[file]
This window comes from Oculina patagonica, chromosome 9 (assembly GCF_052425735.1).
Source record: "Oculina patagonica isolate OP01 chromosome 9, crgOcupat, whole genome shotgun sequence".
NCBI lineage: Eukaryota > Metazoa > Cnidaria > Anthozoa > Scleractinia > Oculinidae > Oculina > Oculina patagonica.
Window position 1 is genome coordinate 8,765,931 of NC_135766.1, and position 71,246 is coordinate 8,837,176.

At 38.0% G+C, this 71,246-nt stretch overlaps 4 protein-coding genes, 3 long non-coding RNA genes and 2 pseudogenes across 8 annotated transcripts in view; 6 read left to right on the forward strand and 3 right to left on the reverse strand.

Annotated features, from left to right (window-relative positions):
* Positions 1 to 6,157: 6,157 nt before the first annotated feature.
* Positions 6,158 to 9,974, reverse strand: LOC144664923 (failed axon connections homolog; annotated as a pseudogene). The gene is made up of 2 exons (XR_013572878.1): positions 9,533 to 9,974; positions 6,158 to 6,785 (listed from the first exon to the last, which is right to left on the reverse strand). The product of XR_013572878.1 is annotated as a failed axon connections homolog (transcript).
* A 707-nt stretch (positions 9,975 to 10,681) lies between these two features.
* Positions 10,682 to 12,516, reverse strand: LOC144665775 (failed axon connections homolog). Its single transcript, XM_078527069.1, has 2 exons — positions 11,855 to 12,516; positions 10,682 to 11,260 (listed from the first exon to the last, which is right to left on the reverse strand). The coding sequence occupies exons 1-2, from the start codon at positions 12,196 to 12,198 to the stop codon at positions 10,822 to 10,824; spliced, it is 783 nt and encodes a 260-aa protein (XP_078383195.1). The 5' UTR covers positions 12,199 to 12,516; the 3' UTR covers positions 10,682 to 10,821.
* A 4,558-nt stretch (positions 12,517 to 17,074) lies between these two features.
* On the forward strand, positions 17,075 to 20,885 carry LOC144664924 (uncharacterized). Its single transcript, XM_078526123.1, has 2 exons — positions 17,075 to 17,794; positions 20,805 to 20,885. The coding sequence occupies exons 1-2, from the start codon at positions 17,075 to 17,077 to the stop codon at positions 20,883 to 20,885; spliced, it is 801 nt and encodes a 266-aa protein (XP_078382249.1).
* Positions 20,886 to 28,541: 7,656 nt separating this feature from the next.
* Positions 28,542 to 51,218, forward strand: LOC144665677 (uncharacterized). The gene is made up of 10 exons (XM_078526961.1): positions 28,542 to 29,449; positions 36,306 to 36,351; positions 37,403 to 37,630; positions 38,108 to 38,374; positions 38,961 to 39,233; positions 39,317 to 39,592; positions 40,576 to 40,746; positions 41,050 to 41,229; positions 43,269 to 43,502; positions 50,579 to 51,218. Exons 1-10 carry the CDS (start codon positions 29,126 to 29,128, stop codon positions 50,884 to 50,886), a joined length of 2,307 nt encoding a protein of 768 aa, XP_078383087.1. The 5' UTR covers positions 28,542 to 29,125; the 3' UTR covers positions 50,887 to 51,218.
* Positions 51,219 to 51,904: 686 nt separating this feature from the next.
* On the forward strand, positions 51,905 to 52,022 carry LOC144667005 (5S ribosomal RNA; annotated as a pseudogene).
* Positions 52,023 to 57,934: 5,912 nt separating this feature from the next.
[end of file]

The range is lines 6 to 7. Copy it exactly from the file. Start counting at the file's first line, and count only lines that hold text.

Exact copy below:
Annotated features, from left to right (window-relative positions):
* Positions 1 to 6,157: 6,157 nt before the first annotated feature.